Additionally, an area of the open cluster NGC188, for which accurate astrometry is available, was used to establish the exact location and orientation of the aperture in telescope coordinates. At the same time, the scale factors were confirmed.
For the SBC, the geometric distortion was derived using the observation of globular cluster NGC6681 taken through F125LP. The alignment was established by observing the same globular cluster with the HRC and SBC consecutively to establish the relative locations. The SBC position was derived from the HRC position.
10.3.1 WFC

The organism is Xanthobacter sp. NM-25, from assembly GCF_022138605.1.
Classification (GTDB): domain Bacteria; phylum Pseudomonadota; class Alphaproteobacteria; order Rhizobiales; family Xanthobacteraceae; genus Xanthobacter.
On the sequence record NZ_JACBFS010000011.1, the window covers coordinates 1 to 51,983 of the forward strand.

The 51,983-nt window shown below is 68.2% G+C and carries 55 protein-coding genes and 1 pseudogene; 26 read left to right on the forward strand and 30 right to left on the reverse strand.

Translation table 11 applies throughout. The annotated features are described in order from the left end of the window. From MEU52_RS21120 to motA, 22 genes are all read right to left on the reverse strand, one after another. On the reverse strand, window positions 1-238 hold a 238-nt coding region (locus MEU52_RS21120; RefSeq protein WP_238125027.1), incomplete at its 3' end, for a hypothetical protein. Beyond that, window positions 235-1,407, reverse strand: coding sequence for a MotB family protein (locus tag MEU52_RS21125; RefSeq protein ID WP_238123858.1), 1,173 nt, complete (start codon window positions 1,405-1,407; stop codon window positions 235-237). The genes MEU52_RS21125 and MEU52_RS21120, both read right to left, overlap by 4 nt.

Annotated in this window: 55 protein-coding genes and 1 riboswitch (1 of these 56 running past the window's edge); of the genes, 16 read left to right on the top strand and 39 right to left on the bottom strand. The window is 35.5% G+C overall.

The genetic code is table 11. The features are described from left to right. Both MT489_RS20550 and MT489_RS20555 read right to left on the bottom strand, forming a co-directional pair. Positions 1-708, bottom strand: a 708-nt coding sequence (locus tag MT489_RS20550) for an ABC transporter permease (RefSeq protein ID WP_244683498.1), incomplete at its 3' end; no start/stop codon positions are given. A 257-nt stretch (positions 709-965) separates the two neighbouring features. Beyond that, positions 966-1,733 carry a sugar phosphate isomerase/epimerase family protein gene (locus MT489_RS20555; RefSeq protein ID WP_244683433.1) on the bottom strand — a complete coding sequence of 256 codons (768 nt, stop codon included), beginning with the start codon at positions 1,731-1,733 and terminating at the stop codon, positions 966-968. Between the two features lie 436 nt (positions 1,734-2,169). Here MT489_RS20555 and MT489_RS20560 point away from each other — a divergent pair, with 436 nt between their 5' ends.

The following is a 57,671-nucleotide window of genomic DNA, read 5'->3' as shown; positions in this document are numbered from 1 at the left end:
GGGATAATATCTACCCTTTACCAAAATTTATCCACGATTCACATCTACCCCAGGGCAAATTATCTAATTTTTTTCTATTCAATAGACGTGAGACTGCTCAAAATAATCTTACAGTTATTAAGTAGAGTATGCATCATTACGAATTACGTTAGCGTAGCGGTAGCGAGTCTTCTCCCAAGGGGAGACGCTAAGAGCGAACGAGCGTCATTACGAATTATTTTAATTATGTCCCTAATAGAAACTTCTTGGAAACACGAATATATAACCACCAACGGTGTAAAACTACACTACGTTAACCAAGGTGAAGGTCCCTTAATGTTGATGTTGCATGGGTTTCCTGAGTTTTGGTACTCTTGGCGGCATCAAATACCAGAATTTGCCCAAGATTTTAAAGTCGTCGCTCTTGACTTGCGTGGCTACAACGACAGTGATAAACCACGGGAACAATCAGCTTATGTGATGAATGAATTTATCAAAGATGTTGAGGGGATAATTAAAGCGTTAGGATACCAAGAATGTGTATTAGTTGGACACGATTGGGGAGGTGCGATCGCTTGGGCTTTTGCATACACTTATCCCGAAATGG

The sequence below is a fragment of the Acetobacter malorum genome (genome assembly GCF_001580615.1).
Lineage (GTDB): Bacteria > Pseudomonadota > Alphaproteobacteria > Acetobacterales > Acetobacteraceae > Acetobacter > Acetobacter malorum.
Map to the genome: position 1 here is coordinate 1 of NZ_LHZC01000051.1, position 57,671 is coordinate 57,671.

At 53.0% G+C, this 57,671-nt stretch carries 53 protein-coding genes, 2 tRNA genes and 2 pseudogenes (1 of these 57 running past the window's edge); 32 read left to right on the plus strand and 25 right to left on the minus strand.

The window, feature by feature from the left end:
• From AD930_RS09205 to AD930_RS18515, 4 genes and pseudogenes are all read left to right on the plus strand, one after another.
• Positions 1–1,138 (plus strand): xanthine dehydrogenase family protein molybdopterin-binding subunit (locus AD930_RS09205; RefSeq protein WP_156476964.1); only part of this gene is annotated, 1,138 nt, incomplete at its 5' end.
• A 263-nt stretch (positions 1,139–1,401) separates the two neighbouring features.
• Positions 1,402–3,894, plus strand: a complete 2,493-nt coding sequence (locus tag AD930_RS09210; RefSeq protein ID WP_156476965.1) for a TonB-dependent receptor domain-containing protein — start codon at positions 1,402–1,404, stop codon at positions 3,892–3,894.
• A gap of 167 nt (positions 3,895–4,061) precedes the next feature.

The rhombus shape of the WFC is evident in Figure 7.9. The angle between the X and Y axes is 84.9 for WFC1 and 86.1 for WFC2. The geometric distortion map for WFC1 and WFC2 is illustrated in Figure 10.127. A vector diagram shows the contribution of the non-linear part of a quadratic fit only. The size of the residuals are scaled by a factor of 5 relative to the sky coordinates and could reach the residuals at about 4.1 arcseconds or 82 ACS/WFC pixels. At the center of chip WFC1 the scale in the X direction is 0.0493 arcseconds per pixel, and 0.0486 arcseconds per pixel in the Y direction. In the case of WFC2, the scale is 0.0498 arcseconds per pixel and 0.0503 arcseconds per pixel in X and Y direction respectively. Between the corner of WFC nearest to the V1 axis and the diagonally opposite corner, the scale increases by 10%. Because of that, WFC1 forms a slightly distorted rectangle 201 by 100 arcseconds in size, while WFC2 is 203 by 103 arcseconds. There is a 2.5 arcsecond gap between the two chips.